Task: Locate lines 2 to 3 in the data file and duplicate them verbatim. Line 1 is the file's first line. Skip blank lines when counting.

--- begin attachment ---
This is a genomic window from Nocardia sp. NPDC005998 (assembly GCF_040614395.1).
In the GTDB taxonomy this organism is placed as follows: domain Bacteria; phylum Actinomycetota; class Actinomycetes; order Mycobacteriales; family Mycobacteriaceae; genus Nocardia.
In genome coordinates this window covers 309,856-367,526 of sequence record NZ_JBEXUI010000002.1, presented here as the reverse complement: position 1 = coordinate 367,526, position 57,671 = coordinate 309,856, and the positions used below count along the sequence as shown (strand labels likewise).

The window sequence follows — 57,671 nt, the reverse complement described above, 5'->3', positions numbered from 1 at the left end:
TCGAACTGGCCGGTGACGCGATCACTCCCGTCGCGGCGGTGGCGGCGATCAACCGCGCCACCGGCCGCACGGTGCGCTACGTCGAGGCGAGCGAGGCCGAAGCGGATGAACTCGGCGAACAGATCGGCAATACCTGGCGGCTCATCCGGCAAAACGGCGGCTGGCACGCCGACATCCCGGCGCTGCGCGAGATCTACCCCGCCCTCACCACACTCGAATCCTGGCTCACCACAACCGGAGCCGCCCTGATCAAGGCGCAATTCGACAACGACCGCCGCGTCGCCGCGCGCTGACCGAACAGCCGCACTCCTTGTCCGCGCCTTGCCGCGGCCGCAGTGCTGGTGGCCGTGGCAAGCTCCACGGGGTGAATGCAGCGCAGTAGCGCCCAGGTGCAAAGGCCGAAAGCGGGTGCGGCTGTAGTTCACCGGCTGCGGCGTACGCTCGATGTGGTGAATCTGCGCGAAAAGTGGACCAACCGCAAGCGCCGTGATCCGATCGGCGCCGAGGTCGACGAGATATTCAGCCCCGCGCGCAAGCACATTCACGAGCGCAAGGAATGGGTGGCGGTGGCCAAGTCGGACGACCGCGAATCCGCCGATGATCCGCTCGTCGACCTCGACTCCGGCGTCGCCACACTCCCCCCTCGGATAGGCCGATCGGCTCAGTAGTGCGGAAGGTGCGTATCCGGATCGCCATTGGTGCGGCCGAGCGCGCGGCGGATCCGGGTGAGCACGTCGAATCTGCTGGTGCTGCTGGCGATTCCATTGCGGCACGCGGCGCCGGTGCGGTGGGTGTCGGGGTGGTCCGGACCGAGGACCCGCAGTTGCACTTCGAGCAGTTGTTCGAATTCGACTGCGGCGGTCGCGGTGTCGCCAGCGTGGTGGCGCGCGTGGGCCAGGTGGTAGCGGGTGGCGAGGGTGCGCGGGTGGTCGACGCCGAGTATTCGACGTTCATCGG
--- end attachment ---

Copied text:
In the GTDB taxonomy this organism is placed as follows: domain Bacteria; phylum Actinomycetota; class Actinomycetes; order Mycobacteriales; family Mycobacteriaceae; genus Nocardia.
In genome coordinates this window covers 309,856-367,526 of sequence record NZ_JBEXUI010000002.1, presented here as the reverse complement: position 1 = coordinate 367,526, position 57,671 = coordinate 309,856, and the positions used below count along the sequence as shown (strand labels likewise).